Tom's Definitive Linux Software Roundup: Audio Apps

Tag Editors

EasyTag (v. 2.1.6)

EasyTag is a tagging application that can handle more than just ID3 tags. Files that EasyTag supports include MP2, MP3, MP4, OGG, FLAC, AAC, Monkey's Audio, MusePack, and WavPack. Bulk rename, playlist creation, and directory rename/restructure are some of the other features found in EasyTag.

Under the menu bar sits the main toolbar, which holds key functions like next/prev, first, last, undo/redo, scan, remove tag, save, file tree/list view switcher, select all, invert selection, search, CDDB lookup, create playlist, stop, and quit. Below the toolbar is an input box to select the parent directory. The bulk of the application window is split into three vertical panes: file tree/list view, files in the current directory, and the tag editor. Under the three panes is an activity log and status bar.

EasyTag does pretty much any tagging operation you can imagine. The most notable features are undo/redo, CDDB lookup, and the variety of supported file formats.

Kid3 (v. 1.4)

Kid3 is an audio file tagger for KDE 4.x. Supported files include MP2, MP3, MP4, OGG, FLAC, WMA, WAV, AAC, AIFF, WavPack, MPC, Speex, and TrueAudio. Tags can be created automatically from file names or the other way around. File names can be changed using 20 different combinations of title, artist, album, track number, and year. Playlist creation and directory editing are also included with Kid3. There are nearly 60 different tag categories available to edit in this application.

As a KDE 4.x app, Kid3 looks great, with highly configurable toolbars that suit anyone. Logical placement of essential elements makes Kid3 complete, without hiding functions within menus or cluttering the UI. This is probably the best choice for users of KDE, and the support for every desktop platform is nice for OS-hoppers. If CDDB lookup was included, Kid3 could be the best tagger out there.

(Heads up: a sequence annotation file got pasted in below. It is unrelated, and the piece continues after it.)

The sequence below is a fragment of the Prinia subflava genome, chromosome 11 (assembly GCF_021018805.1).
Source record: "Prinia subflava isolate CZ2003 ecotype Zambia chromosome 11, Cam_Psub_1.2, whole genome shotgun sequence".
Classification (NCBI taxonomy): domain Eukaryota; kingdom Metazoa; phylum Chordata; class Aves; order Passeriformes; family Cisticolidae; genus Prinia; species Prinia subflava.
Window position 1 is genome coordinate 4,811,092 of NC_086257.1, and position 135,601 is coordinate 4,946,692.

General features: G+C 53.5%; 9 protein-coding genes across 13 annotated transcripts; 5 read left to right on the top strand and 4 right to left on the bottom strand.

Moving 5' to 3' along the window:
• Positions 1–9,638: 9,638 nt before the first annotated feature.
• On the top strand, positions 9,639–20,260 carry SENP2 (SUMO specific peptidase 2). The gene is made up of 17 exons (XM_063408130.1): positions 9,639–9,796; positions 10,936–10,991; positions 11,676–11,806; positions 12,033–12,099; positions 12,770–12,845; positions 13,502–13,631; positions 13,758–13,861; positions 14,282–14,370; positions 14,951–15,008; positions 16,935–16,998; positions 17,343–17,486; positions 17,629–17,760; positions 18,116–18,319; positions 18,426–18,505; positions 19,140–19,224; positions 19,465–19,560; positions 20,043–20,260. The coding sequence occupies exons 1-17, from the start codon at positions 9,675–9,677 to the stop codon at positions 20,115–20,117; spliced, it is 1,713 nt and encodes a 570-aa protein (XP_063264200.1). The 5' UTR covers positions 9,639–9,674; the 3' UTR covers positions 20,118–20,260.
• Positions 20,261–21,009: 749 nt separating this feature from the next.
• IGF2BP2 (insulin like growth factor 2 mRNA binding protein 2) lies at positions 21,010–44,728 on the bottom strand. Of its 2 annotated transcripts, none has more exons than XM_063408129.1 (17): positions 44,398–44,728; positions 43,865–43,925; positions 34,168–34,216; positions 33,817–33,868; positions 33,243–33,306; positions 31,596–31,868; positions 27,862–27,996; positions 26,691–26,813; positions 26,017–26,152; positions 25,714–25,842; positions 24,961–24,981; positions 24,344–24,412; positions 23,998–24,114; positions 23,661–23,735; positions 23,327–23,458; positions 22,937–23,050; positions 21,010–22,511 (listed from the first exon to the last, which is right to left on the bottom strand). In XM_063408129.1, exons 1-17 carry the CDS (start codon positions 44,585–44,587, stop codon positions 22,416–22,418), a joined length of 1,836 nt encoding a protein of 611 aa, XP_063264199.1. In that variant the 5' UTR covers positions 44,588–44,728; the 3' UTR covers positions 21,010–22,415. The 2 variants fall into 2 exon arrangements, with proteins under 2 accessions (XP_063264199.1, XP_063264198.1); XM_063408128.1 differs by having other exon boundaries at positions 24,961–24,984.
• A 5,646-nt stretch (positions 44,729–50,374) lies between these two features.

MusicBrainz-Picard (v. 0.12.1)

MusicBrainz-Picard is the official tagger application of the online community-based MusicBrainz database of metadata, with the Picard coming from the famous captain of the USS Enterprise D and E. This application supports most audio file formats. Picard utilizes MusicBrainz for album cover, as well as CD and digital audio file tag lookup, though the file names can also be used to populate that info. Picard can also rename or move files to other directories and create new folders.

The user interface is clean and all elements are well-placed. Directly under the menu bar, you'll find the main toolbar, which houses every essential function from the menu bar The bulk of the window is split between two panes; the left holds files added to Picard with current tag info, while the right contains the new file names and tag data. An optional file tree browser pane can be enabled via the View menu.

Entagged (v. 0.35)

Entagged is a Java-based audio file tagger for MP3, OGG, and WMA files. Other options include file renaming, directory editing, playlist creation, and lookup via freedb. Files can be renamed based on the tag information, or vice versa (tagged based on filenames).

As a Java-based application, Entagged is not the prettiest thing in the world. The UI is composed of different shades of yellow and every on-screen element is made of blocks (there are no rounded corners to be found).

Sorting options are good, though. Audio files in the current directory can be sorted by file name, artist, album, track number, title, length, and genre. Other draws of Entagged are support for WMA files and the availability of a Windows-based version.

Ex Falso (v. 2.2.1)

Ex Falso is the audio file tagger included with the Quod Libet player application, though it can be obtained independently via the Ubuntu Software Center.